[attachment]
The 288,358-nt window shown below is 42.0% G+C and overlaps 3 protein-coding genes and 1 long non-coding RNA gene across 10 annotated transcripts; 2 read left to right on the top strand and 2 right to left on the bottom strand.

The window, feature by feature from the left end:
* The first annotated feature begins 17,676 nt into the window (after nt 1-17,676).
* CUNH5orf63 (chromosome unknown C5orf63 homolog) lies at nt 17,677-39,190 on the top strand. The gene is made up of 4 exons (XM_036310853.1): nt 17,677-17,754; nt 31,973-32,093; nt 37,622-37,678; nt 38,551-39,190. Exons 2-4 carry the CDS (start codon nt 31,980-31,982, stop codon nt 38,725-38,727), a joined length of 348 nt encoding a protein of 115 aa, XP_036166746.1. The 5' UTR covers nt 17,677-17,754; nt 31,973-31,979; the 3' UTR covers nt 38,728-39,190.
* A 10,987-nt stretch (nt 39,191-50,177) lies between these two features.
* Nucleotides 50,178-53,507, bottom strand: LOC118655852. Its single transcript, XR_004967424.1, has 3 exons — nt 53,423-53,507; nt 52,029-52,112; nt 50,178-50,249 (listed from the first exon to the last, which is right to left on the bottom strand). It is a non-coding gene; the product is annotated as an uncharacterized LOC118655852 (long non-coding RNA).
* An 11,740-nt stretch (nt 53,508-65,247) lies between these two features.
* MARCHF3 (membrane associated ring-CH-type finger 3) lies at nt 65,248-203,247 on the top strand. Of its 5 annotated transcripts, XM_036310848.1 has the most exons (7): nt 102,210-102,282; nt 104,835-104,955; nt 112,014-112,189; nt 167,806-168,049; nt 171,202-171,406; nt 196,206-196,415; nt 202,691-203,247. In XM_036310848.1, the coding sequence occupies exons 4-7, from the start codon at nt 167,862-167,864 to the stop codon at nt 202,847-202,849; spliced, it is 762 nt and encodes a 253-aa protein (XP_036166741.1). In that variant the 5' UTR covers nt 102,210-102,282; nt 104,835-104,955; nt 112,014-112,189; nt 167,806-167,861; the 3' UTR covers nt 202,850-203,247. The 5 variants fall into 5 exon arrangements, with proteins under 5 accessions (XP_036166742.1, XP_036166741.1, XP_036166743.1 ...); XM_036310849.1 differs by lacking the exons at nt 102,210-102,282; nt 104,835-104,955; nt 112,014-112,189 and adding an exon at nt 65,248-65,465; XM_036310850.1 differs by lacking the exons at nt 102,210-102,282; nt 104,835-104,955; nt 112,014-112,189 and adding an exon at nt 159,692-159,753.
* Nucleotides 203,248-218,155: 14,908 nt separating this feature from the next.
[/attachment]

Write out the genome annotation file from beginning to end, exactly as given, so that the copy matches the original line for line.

The 288,358-nt window shown below is 42.0% G+C and overlaps 3 protein-coding genes and 1 long non-coding RNA gene across 10 annotated transcripts; 2 read left to right on the top strand and 2 right to left on the bottom strand.

The window, feature by feature from the left end:
* The first annotated feature begins 17,676 nt into the window (after nt 1-17,676).
* CUNH5orf63 (chromosome unknown C5orf63 homolog) lies at nt 17,677-39,190 on the top strand. The gene is made up of 4 exons (XM_036310853.1): nt 17,677-17,754; nt 31,973-32,093; nt 37,622-37,678; nt 38,551-39,190. Exons 2-4 carry the CDS (start codon nt 31,980-31,982, stop codon nt 38,725-38,727), a joined length of 348 nt encoding a protein of 115 aa, XP_036166746.1. The 5' UTR covers nt 17,677-17,754; nt 31,973-31,979; the 3' UTR covers nt 38,728-39,190.
* A 10,987-nt stretch (nt 39,191-50,177) lies between these two features.
* Nucleotides 50,178-53,507, bottom strand: LOC118655852. Its single transcript, XR_004967424.1, has 3 exons — nt 53,423-53,507; nt 52,029-52,112; nt 50,178-50,249 (listed from the first exon to the last, which is right to left on the bottom strand). It is a non-coding gene; the product is annotated as an uncharacterized LOC118655852 (long non-coding RNA).
* An 11,740-nt stretch (nt 53,508-65,247) lies between these two features.
* MARCHF3 (membrane associated ring-CH-type finger 3) lies at nt 65,248-203,247 on the top strand. Of its 5 annotated transcripts, XM_036310848.1 has the most exons (7): nt 102,210-102,282; nt 104,835-104,955; nt 112,014-112,189; nt 167,806-168,049; nt 171,202-171,406; nt 196,206-196,415; nt 202,691-203,247. In XM_036310848.1, the coding sequence occupies exons 4-7, from the start codon at nt 167,862-167,864 to the stop codon at nt 202,847-202,849; spliced, it is 762 nt and encodes a 253-aa protein (XP_036166741.1). In that variant the 5' UTR covers nt 102,210-102,282; nt 104,835-104,955; nt 112,014-112,189; nt 167,806-167,861; the 3' UTR covers nt 202,850-203,247. The 5 variants fall into 5 exon arrangements, with proteins under 5 accessions (XP_036166742.1, XP_036166741.1, XP_036166743.1 ...); XM_036310849.1 differs by lacking the exons at nt 102,210-102,282; nt 104,835-104,955; nt 112,014-112,189 and adding an exon at nt 65,248-65,465; XM_036310850.1 differs by lacking the exons at nt 102,210-102,282; nt 104,835-104,955; nt 112,014-112,189 and adding an exon at nt 159,692-159,753.
* Nucleotides 203,248-218,155: 14,908 nt separating this feature from the next.